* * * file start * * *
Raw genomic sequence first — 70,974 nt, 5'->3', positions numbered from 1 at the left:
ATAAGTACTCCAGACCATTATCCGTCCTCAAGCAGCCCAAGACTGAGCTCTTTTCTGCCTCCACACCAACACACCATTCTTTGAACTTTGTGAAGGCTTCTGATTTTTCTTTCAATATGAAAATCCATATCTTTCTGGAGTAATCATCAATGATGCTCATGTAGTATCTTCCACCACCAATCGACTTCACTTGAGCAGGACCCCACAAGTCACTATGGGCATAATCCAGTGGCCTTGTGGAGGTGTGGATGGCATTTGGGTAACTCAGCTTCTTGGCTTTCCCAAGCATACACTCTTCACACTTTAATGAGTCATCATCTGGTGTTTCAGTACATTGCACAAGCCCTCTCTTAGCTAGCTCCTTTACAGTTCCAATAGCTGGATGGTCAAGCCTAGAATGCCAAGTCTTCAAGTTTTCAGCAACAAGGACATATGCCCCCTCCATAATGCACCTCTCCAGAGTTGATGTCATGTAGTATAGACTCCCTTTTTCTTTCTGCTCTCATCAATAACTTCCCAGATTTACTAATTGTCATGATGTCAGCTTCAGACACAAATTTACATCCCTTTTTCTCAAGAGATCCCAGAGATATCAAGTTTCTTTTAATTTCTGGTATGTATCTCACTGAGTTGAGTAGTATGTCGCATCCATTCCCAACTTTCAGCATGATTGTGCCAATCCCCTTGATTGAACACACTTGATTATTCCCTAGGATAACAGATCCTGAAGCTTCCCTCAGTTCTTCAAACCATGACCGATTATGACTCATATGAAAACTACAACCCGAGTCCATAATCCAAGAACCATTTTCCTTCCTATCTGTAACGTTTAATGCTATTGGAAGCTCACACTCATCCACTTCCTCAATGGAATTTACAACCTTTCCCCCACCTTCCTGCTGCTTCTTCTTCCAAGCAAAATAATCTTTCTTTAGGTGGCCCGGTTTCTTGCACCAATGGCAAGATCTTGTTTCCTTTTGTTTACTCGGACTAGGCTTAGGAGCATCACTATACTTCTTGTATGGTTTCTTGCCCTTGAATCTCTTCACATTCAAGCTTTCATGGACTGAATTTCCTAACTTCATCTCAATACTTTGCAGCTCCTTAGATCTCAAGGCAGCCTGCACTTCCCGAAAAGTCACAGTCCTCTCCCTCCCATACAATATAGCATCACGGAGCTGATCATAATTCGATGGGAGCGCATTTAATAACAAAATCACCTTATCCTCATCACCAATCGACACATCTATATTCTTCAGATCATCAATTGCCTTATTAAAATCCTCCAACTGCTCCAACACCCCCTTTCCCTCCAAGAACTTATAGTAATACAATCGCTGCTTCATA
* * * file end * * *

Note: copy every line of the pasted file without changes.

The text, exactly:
Raw genomic sequence first — 70,974 nt, 5'->3', positions numbered from 1 at the left:
ATAAGTACTCCAGACCATTATCCGTCCTCAAGCAGCCCAAGACTGAGCTCTTTTCTGCCTCCACACCAACACACCATTCTTTGAACTTTGTGAAGGCTTCTGATTTTTCTTTCAATATGAAAATCCATATCTTTCTGGAGTAATCATCAATGATGCTCATGTAGTATCTTCCACCACCAATCGACTTCACTTGAGCAGGACCCCACAAGTCACTATGGGCATAATCCAGTGGCCTTGTGGAGGTGTGGATGGCATTTGGGTAACTCAGCTTCTTGGCTTTCCCAAGCATACACTCTTCACACTTTAATGAGTCATCATCTGGTGTTTCAGTACATTGCACAAGCCCTCTCTTAGCTAGCTCCTTTACAGTTCCAATAGCTGGATGGTCAAGCCTAGAATGCCAAGTCTTCAAGTTTTCAGCAACAAGGACATATGCCCCCTCCATAATGCACCTCTCCAGAGTTGATGTCATGTAGTATAGACTCCCTTTTTCTTTCTGCTCTCATCAATAACTTCCCAGATTTACTAATTGTCATGATGTCAGCTTCAGACACAAATTTACATCCCTTTTTCTCAAGAGATCCCAGAGATATCAAGTTTCTTTTAATTTCTGGTATGTATCTCACTGAGTTGAGTAGTATGTCGCATCCATTCCCAACTTTCAGCATGATTGTGCCAATCCCCTTGATTGAACACACTTGATTATTCCCTAGGATAACAGATCCTGAAGCTTCCCTCAGTTCTTCAAACCATGACCGATTATGACTCATATGAAAACTACAACCCGAGTCCATAATCCAAGAACCATTTTCCTTCCTATCTGTAACGTTTAATGCTATTGGAAGCTCACACTCATCCACTTCCTCAATGGAATTTACAACCTTTCCCCCACCTTCCTGCTGCTTCTTCTTCCAAGCAAAATAATCTTTCTTTAGGTGGCCCGGTTTCTTGCACCAATGGCAAGATCTTGTTTCCTTTTGTTTACTCGGACTAGGCTTAGGAGCATCACTATACTTCTTGTATGGTTTCTTGCCCTTGAATCTCTTCACATTCAAGCTTTCATGGACTGAATTTCCTAACTTCATCTCAATACTTTGCAGCTCCTTAGATCTCAAGGCAGCCTGCACTTCCCGAAAAGTCACAGTCCTCTCCCTCCCATACAATATAGCATCACGGAGCTGATCATAATTCGATGGGAGCGCATTTAATAACAAAATCACCTTATCCTCATCACCAATCGACACATCTATATTCTTCAGATCATCAATTGCCTTATTAAAATCCTCCAACTGCTCCAACACCCCCTTTCCCTCCAAGAACTTATAGTAATACAATCGCTGCTTCATA